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"There is nowhere to hide behind pretty vocals. It’s just you, and your message." Melbourne-based electro-pop singer Bel delivers her first-class EP "T1" evoking hints of Lorde, FKA Twigs and Banks while finding her own niche. By merging poetry, pop, electro and strong visuals, Bel created an emotional experience underlining her talent as an ultra-versatile artist. Exclusive for IRK, Bel explains how she came up with the spoken word poem, the importance of fashion and the value of good visuals for an artist.

(exclusive photos of @eyesofbel taken during a zoom meeting by Steph Cammarano @stephcammarano//Bel is wearing Dion Lee corset, Junya Watanabe X Yohji Yamamoto Jeans, Louis Vuitton boots, Vintage earrings//special thanks to @frazescreative)

Your new single is called « Good News ». What were some good news you received recently?

Every day that my friends and family are well, happy and kicking goals in their lives is ‘Good News’. The pandemic has made us all (those with moral consciences) shift their value systems and morals. What I now classify as ‘Good News’ is when those around me are safe and happy.

What inspired you to do the spoken word poem? Does it feel different to express feelings through a song than through a poem?

Spoken word, poetry and prose has been a part of my life longer than music. I started writing poetry when I was 5 years old, and I only started writing music as a teenager. To deny my artistry of what it wants to be is to deny myself. Spoken word to me, is kind of like rap in the sense that it’s not traditional singing, but it’s still rhythmic and musical. Performing spoken word is much harder than singing.  It requires a deeper level of intuition, emotional tapping and acting. It’s very vulnerable. And I LOVE the challenge this brings. There is nowhere to hide behind pretty vocals. It’s just you, and your message. I’ve always loved acting, so spoken word helps bring out this theatrical side to me, showing a different side of my artistry and skills as a writer.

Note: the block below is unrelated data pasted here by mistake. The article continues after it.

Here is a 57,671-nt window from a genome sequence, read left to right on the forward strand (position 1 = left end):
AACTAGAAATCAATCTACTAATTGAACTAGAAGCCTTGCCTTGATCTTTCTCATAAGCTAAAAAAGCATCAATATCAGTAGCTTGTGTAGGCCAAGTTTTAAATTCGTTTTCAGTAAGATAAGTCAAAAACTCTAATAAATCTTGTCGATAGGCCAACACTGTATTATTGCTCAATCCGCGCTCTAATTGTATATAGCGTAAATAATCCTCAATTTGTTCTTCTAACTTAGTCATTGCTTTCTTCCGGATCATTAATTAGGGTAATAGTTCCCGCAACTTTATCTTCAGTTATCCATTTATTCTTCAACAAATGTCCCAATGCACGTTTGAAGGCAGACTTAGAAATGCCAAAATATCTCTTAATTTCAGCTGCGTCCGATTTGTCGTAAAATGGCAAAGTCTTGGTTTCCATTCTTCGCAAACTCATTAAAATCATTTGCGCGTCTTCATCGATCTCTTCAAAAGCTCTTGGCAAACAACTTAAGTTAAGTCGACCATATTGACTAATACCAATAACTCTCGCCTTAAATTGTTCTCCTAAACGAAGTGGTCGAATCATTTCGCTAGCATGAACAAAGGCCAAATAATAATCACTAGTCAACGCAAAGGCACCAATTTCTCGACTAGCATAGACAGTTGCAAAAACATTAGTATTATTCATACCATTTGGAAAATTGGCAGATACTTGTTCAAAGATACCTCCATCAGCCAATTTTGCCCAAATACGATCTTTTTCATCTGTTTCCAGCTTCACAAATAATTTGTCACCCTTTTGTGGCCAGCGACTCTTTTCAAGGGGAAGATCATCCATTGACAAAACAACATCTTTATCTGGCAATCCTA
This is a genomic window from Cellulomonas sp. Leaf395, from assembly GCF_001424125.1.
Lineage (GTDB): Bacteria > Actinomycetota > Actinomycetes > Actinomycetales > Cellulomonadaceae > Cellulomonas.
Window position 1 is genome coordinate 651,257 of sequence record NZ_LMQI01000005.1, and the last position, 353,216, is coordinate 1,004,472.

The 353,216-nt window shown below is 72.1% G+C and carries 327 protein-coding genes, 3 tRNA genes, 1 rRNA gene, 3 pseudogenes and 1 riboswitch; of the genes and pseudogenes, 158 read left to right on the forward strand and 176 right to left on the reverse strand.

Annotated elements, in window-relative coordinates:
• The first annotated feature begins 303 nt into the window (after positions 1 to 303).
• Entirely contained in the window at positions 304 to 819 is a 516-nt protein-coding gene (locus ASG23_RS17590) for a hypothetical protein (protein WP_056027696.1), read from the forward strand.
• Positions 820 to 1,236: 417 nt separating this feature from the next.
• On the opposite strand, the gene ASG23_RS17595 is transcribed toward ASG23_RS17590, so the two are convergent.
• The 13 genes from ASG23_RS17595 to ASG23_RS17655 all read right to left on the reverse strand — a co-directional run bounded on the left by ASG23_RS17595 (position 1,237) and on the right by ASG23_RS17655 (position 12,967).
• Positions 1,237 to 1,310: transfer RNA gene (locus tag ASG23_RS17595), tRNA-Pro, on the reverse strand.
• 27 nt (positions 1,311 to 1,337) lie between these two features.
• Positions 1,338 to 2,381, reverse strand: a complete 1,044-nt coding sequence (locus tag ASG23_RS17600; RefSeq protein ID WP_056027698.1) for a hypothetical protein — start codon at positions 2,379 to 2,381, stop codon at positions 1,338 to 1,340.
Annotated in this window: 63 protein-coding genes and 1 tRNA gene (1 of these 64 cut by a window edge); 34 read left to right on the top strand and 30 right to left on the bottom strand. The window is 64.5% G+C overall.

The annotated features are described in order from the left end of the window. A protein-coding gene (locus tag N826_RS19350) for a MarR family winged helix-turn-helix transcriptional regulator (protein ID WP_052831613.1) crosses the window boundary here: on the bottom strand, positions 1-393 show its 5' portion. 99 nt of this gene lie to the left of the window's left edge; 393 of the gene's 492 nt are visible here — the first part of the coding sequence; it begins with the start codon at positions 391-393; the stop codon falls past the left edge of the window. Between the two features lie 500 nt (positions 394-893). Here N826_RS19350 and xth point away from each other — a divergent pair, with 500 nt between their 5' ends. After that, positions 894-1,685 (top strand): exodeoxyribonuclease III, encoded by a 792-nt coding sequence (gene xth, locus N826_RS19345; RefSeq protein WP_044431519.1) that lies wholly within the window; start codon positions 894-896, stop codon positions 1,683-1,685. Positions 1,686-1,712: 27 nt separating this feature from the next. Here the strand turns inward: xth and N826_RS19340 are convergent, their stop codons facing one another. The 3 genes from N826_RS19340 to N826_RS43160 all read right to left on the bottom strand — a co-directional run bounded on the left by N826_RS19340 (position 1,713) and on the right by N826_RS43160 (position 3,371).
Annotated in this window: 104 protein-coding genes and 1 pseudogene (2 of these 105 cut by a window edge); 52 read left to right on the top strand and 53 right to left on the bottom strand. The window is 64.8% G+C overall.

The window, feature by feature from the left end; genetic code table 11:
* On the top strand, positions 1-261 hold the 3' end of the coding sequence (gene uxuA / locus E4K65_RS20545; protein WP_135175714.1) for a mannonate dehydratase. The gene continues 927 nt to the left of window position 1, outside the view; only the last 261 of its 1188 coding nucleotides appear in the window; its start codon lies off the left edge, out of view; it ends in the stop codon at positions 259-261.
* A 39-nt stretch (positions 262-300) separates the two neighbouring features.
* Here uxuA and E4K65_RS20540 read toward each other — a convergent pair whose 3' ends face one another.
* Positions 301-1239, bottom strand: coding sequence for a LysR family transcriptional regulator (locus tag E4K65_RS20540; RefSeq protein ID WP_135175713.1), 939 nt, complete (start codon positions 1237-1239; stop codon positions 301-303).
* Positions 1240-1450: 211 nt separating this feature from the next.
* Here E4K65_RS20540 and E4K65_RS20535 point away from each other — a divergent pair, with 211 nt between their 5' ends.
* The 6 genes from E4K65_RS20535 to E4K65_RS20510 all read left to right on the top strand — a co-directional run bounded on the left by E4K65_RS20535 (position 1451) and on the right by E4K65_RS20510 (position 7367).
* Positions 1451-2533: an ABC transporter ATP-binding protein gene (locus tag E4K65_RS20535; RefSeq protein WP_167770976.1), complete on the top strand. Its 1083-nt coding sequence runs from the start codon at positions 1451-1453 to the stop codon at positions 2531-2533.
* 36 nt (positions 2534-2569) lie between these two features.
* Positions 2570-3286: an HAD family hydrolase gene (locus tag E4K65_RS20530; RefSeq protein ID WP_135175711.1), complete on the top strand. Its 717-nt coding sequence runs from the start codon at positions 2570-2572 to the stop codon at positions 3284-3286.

How important is the visual aspect for your work? Do you think a video clip can enhance and reinforce the essence and feeling of a song?

It is equally as important as the music to me. This may be seen as taboo as even I agree that “the music comes first”. That being said, I consider myself to be multi-disciplinary creator in the sense that I am also an art director and stylist. Music feels incomplete to me without visuals. The purpose of a music video or visualiser is absolutely to enhance what the song brings, kind of like how salt and pepper enhances the flavour of food. I’ve got those skills as a visual artist due to sheer hard work, so I may as well use them.

How important is fashion for you as an artist?

Fashion is more important to me as a person than an artist. I have a tattoo of a balloon attached to a clothing hangar, symbolising how fashion helped set me free from so many internal demons. Naturally, it’s weaved its way into my work because it’s such a huge part of my personal life. Exploring classic, new-gen and archival runway fashion I believe enhances the work I produce. I can’t wait to delve into the fashion world more, in hope of collaborating, designing and curating work for designers and brand houses.


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